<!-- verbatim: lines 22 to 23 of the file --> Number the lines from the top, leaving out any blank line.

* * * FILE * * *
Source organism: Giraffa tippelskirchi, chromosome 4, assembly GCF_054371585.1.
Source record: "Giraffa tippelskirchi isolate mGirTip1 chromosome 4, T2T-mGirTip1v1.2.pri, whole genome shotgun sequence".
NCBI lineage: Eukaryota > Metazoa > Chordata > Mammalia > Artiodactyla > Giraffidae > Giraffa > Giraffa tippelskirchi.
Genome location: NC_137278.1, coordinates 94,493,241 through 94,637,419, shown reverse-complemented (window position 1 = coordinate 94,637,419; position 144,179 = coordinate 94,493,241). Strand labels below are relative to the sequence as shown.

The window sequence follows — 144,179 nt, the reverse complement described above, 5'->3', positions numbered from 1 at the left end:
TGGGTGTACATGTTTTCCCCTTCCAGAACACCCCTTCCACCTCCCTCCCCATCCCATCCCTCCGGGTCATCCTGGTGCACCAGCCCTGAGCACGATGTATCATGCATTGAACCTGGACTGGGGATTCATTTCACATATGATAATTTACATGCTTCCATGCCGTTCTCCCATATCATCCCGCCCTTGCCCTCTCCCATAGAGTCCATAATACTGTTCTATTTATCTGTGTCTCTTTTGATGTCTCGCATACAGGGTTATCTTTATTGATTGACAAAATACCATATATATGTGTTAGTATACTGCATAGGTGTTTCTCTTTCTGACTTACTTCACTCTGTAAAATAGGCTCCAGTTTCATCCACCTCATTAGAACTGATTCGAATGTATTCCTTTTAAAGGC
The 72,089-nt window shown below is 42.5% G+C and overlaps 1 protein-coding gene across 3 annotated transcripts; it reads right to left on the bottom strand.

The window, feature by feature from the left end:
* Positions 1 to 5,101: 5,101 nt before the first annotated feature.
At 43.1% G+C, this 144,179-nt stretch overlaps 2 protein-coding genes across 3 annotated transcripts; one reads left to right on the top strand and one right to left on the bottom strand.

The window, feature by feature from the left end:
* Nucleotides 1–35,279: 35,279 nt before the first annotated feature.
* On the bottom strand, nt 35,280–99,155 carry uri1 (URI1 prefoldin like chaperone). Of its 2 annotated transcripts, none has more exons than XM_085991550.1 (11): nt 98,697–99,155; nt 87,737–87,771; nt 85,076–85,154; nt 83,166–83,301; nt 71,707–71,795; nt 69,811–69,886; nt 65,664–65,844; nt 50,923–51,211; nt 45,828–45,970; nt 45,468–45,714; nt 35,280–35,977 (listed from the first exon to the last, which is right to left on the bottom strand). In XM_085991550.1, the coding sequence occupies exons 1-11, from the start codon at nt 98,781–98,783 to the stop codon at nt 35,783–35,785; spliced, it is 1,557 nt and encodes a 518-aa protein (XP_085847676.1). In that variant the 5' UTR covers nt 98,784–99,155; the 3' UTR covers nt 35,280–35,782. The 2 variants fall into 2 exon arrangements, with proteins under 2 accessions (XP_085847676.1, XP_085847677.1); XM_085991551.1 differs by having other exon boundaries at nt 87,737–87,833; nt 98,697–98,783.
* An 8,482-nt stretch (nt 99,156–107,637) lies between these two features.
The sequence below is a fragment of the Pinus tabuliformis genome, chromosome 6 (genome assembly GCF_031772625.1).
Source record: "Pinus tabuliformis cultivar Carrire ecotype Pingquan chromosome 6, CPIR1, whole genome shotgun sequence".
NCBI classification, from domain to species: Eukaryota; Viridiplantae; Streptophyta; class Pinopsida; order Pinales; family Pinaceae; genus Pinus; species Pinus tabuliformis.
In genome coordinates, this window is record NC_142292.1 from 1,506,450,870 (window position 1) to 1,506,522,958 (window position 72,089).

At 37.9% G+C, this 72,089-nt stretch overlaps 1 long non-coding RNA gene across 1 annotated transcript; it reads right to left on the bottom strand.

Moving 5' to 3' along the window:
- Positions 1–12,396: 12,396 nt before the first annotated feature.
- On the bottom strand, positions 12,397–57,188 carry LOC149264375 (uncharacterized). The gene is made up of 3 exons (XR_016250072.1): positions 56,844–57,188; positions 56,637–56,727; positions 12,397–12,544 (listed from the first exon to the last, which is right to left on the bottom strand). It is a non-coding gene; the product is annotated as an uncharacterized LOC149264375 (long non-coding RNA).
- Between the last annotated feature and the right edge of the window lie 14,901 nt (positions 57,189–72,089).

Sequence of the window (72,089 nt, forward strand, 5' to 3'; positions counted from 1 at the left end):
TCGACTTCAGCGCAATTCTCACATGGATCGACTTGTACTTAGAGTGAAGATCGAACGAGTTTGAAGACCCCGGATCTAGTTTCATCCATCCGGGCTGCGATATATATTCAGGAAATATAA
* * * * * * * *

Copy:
- On the bottom strand, positions 12,397–57,188 carry LOC149264375 (uncharacterized). The gene is made up of 3 exons (XR_016250072.1): positions 56,844–57,188; positions 56,637–56,727; positions 12,397–12,544 (listed from the first exon to the last, which is right to left on the bottom strand). It is a non-coding gene; the product is annotated as an uncharacterized LOC149264375 (long non-coding RNA).
- Between the last annotated feature and the right edge of the window lie 14,901 nt (positions 57,189–72,089).